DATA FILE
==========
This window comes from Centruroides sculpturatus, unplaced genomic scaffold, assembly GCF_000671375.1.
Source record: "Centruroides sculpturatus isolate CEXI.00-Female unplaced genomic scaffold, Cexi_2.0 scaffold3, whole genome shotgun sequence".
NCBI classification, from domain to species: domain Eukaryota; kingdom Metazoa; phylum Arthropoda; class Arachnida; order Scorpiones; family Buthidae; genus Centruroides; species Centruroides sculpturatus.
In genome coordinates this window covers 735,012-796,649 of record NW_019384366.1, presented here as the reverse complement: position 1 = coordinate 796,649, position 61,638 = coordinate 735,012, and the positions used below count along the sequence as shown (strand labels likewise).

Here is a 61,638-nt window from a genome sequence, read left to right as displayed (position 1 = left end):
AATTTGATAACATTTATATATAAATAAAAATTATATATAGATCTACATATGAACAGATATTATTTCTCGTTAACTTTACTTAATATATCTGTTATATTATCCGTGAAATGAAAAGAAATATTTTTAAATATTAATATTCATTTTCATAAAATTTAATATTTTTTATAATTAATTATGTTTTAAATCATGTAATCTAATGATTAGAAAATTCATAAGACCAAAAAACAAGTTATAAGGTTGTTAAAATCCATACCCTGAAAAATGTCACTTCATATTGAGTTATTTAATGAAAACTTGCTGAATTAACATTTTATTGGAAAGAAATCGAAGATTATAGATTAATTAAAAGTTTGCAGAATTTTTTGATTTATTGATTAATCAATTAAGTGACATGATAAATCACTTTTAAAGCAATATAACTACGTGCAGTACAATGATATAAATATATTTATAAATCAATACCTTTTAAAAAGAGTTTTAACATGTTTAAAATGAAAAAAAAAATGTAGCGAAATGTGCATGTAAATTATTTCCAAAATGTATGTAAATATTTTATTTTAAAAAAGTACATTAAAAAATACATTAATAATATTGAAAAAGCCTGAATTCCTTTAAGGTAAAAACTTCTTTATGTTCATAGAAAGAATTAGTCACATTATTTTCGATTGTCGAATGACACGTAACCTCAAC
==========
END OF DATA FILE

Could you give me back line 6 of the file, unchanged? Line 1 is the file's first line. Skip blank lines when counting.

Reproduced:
AATTTGATAACATTTATATATAAATAAAAATTATATATAGATCTACATATGAACAGATATTATTTCTCGTTAACTTTACTTAATATATCTGTTATATTATCCGTGAAATGAAAAGAAATATTTTTAAATATTAATATTCATTTTCATAAAATTTAATATTTTTTATAATTAATTATGTTTTAAATCATGTAATCTAATGATTAGAAAATTCATAAGACCAAAAAACAAGTTATAAGGTTGTTAAAATCCATACCCTGAAAAATGTCACTTCATATTGAGTTATTTAATGAAAACTTGCTGAATTAACATTTTATTGGAAAGAAATCGAAGATTATAGATTAATTAAAAGTTTGCAGAATTTTTTGATTTATTGATTAATCAATTAAGTGACATGATAAATCACTTTTAAAGCAATATAACTACGTGCAGTACAATGATATAAATATATTTATAAATCAATACCTTTTAAAAAGAGTTTTAACATGTTTAAAATGAAAAAAAAAATGTAGCGAAATGTGCATGTAAATTATTTCCAAAATGTATGTAAATATTTTATTTTAAAAAAGTACATTAAAAAATACATTAATAATATTGAAAAAGCCTGAATTCCTTTAAGGTAAAAACTTCTTTATGTTCATAGAAAGAATTAGTCACATTATTTTCGATTGTCGAATGACACGTAACCTCAAC